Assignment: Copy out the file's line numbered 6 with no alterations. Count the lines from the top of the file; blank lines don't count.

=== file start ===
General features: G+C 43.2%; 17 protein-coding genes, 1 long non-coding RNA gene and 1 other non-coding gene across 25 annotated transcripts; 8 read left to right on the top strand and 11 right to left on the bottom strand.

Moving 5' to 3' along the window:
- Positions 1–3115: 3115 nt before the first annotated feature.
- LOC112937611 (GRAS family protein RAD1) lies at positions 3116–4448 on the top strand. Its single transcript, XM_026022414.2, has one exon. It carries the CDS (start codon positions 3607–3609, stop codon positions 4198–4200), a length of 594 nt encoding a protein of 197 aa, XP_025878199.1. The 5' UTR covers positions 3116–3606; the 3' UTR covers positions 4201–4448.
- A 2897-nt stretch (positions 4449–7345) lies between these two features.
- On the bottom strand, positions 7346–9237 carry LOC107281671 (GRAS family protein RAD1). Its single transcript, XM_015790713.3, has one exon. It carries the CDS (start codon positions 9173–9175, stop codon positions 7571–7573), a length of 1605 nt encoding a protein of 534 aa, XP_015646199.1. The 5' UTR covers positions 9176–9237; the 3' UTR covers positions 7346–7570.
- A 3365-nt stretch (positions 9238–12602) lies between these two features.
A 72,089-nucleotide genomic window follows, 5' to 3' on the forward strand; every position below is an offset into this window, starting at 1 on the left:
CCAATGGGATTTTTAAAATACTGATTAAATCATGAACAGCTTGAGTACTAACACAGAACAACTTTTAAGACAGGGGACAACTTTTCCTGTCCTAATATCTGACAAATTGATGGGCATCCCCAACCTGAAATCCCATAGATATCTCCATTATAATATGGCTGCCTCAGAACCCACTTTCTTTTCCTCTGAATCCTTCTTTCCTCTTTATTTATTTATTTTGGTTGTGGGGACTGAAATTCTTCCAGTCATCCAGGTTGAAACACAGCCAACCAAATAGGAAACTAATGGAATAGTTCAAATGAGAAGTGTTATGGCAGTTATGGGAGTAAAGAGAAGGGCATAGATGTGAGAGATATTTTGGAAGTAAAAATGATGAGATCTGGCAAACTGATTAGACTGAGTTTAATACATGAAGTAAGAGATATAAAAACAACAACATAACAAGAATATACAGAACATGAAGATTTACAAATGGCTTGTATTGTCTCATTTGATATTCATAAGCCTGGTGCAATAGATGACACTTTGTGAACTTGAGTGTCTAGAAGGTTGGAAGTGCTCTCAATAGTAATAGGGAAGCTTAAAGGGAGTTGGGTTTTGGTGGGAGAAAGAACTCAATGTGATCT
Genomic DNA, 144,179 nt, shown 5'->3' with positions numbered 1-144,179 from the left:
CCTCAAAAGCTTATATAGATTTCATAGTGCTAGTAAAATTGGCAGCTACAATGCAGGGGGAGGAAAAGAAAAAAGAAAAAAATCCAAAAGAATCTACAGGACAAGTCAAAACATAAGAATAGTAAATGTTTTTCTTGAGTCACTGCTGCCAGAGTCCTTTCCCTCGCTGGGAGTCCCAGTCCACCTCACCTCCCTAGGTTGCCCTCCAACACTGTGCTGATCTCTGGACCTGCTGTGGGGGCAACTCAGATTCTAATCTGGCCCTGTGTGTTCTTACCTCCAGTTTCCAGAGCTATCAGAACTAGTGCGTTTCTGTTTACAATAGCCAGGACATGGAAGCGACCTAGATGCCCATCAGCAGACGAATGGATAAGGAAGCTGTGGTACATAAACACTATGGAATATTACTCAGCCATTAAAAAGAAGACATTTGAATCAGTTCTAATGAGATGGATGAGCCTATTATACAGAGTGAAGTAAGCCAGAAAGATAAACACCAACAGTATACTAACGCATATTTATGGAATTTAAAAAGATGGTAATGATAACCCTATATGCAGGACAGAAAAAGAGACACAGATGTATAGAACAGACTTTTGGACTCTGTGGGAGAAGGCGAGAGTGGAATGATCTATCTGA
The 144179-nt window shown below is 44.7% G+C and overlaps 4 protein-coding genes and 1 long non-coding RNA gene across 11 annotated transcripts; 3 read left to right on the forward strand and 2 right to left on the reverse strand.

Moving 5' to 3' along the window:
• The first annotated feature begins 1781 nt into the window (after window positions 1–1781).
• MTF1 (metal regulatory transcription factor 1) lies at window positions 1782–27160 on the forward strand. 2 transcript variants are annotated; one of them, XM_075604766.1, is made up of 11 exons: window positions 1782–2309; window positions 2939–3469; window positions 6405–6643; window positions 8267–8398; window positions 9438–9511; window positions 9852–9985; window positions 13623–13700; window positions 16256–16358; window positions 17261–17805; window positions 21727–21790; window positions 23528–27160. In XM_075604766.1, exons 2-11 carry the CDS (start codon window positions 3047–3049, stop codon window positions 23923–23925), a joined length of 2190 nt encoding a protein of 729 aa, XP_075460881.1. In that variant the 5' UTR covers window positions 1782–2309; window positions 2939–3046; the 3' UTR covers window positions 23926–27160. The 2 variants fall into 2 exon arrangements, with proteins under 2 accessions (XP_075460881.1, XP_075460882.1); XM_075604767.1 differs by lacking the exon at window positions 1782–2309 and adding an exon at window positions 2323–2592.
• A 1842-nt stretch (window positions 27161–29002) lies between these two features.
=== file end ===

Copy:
- On the bottom strand, positions 7346–9237 carry LOC107281671 (GRAS family protein RAD1). Its single transcript, XM_015790713.3, has one exon. It carries the CDS (start codon positions 9173–9175, stop codon positions 7571–7573), a length of 1605 nt encoding a protein of 534 aa, XP_015646199.1. The 5' UTR covers positions 9176–9237; the 3' UTR covers positions 7346–7570.